Playing the Witcher

I haven’t been much of a video game player since my teenage years, all things considered; my partaking of the form has been occasional and not nearly as comprehensive as the way I keep up with roleplaying games, literature, comics or even boardgaming or cinema. The last time I played a PC game made this decade I was less than impressed, so that didn’t start any new era of computer gaming for me.

I recently got a new computer – a rare event for me, as despite my tech support duties I rarely get new equipment for myself. As a matter of curiousity I took another stab at a considerably recent game with the new machine, and have thus been playing Witcher now for about four days, all told. Let’s talk about where computer RPGs are going, here. Read the rest of this entry »


What My Father Taught Me #2

We played a second session of the new Gloranthan Solar System campaign last Saturday with Sipi, Tero and Esa. The place was “Living Room” in Iisalmi once more; a nice restaurant, although I’m detecting a hint of newness there – time will tell how their atmosphere starts developing as the mainstream crowd finds the place. The actual session was relatively laid back in terms of drama, but the style and atmosphere were fine, and I would expect the events to gain in speed later on. Read the rest of this entry »

My new Solar System campaign

Last weekend we started a new roleplaying game campaign with some friends from Iisalmi (a nearby town from where I live, that). The idea for me was pretty much to get out of the house and play something with low stakes and no immediate game design concerns; bonus points if the game would endure a bit, at least half a dozen sessions. My roleplaying gaming has been pretty shallow and sparse for the last six months or so due to people moving about and me being too harassed by other stuff to work for it; luckily we’ll get a chance now, the next session has already been scheduled for this weekend and the intent is to play weekly or at least regularly for as long as the campaign takes. Read the rest of this entry »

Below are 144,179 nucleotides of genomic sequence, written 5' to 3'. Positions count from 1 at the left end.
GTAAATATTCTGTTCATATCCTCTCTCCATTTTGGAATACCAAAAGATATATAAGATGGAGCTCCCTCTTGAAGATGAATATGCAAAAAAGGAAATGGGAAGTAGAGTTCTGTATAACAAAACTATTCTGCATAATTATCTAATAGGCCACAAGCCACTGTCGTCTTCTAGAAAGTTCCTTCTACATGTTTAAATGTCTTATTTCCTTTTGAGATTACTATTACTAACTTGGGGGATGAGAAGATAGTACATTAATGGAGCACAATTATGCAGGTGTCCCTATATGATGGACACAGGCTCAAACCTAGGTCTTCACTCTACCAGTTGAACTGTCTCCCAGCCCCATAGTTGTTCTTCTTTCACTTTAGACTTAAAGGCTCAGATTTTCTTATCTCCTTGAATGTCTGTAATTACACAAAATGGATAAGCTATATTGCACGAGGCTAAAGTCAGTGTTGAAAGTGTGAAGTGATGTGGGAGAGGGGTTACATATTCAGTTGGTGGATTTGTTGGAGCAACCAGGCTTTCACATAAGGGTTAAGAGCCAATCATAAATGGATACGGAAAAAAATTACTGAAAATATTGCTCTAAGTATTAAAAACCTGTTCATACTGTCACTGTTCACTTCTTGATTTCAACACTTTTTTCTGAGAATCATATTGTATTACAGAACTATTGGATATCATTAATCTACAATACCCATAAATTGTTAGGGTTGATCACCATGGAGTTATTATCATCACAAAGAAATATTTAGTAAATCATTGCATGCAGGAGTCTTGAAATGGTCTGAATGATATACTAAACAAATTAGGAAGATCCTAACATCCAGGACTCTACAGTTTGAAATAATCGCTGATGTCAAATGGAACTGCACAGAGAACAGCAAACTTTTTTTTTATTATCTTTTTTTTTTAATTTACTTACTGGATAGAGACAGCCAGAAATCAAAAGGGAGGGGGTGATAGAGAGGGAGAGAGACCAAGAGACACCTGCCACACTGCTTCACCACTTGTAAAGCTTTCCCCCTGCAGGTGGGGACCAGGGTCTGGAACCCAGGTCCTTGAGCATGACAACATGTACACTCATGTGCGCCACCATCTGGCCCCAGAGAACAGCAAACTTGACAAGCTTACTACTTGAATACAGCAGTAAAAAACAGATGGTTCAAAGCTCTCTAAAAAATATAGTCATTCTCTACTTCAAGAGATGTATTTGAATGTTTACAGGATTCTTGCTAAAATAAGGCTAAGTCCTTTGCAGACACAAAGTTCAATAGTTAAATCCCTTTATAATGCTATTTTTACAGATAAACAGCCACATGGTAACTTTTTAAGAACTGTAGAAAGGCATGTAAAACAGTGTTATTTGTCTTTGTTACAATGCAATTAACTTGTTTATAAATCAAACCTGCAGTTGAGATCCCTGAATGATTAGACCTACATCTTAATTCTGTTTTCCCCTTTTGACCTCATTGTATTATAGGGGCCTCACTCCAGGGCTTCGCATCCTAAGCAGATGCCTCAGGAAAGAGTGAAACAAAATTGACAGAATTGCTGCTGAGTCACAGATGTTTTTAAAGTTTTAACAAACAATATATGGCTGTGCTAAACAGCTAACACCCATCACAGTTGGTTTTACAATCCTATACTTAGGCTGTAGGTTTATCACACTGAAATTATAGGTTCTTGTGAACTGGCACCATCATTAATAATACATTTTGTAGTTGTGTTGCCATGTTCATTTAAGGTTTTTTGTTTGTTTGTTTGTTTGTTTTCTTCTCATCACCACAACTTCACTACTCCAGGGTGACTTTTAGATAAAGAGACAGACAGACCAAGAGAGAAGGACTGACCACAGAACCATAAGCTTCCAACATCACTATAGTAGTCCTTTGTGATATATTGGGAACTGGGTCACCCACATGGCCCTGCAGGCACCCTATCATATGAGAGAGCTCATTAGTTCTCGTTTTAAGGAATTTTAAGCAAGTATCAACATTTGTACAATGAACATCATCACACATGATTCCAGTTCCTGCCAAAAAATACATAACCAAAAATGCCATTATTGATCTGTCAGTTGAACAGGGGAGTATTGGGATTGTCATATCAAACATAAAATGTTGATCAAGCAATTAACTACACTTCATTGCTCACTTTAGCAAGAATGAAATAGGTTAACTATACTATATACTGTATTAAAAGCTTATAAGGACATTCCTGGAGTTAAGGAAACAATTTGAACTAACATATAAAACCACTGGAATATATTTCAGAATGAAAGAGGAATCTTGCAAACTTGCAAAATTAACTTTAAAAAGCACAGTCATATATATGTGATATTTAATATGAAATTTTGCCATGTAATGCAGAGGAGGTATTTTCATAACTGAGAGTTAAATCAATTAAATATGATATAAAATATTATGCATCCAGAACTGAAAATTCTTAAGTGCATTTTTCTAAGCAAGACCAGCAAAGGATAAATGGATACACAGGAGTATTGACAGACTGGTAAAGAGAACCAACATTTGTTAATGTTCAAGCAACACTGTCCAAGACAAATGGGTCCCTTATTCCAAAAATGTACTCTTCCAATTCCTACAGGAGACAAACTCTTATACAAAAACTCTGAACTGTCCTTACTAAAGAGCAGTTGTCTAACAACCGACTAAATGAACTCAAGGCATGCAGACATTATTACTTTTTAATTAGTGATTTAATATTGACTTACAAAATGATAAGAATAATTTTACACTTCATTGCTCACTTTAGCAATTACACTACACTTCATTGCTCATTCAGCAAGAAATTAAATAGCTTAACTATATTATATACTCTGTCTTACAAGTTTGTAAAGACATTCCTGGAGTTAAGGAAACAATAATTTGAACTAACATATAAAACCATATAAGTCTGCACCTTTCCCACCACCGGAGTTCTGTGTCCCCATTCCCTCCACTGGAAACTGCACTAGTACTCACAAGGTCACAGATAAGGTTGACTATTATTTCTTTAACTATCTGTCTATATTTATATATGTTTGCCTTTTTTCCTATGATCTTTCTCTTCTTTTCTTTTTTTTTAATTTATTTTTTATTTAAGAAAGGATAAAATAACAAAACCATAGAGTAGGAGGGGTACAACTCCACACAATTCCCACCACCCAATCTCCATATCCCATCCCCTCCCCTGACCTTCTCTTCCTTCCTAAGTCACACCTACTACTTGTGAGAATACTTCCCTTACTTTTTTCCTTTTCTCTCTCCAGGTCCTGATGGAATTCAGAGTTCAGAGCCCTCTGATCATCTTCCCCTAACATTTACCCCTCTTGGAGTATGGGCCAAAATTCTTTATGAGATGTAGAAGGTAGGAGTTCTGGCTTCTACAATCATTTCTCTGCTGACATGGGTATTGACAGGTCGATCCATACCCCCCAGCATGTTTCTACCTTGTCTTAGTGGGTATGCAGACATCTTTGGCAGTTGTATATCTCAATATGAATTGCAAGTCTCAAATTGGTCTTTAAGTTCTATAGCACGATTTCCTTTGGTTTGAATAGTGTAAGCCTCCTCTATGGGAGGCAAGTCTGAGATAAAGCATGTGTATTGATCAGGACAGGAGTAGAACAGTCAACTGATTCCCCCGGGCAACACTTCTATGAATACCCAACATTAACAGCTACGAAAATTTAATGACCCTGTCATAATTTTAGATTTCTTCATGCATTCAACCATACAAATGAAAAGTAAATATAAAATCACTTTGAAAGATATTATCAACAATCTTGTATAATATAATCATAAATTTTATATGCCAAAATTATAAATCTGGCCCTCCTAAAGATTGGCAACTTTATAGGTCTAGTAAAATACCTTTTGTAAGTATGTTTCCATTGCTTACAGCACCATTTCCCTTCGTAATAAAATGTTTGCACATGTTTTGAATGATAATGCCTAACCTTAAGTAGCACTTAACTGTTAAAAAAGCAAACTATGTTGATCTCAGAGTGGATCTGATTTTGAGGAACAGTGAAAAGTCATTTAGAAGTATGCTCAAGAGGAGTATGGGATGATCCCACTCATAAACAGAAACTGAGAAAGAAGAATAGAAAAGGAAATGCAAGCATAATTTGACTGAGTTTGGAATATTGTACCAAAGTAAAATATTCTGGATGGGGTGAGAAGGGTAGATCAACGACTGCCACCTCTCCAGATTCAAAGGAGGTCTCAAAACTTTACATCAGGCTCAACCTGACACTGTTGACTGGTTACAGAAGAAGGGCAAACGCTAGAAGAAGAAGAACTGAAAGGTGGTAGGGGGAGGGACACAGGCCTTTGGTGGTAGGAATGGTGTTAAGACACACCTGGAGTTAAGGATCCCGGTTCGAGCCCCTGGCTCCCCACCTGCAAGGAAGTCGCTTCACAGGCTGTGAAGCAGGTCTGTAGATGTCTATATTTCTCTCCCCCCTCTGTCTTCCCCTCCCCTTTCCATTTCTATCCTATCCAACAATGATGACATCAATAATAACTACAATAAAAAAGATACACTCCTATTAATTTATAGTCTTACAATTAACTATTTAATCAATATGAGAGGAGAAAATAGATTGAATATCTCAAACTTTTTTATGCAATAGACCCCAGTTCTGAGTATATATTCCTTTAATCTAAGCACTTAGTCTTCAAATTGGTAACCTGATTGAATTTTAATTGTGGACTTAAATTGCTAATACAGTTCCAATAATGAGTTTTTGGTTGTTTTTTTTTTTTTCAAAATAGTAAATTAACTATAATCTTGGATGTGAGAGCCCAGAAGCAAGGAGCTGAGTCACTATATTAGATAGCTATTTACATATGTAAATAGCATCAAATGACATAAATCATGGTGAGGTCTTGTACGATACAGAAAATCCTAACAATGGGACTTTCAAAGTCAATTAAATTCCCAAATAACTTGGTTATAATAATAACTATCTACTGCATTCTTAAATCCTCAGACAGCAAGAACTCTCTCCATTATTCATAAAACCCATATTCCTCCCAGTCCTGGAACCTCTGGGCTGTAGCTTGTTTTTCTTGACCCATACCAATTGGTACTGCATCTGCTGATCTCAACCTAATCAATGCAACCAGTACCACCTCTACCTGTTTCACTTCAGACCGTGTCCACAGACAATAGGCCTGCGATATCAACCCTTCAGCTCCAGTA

Recommending Manufactoria

Once more with feeling, a browser game review! My brother Jari recommended Manufactoria to me, and after completing the game I have to say that this one certainly deserves some recognition. I also have a bonus feature inside.

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Recommending Browser Shareware

I thought that I was done with my browser game reviews, but I’ve been continuing to play, and I’ve encountered an interesting phenomenon – browser shareware. These games operate at a rather high level of ambition, and are in fact available as stand-alone applications for pay. The browser version of the game is just a marketing device to hook the player into paying the 10ish dollars or so that these games seem to generally cost. This is interesting, as shareware isn’t nearly the phenomenon that it used to be even ten years ago, and these games have to compete with a cornucopia of excellently thought out free games.

My brother Markku recommended Creeper World to me a while back as is his wont. The game’s full name is Creeper World Training Simulation, which – alongside the ambitious plot – sort of hinted at the game’s shareware nature. I found out about the shareware angle after finishing the free Flash game; it was amusing, I hadn’t considered the shareware approach myself for browser games. When I stumbled on Now Boarding (or rather, Now Boarding Episode 1) yesterday and found out about its similar shareware angle, I had to conclude that this is apparently a feasible model. However, a shareware browser game needs to be really good to compete with the likes of Space Game – do these two games have what it takes? Read the rest of this entry »

Recommending casual games

I thought that I was finished with my series of browser game reviews, but perhaps I’ll do one more yet.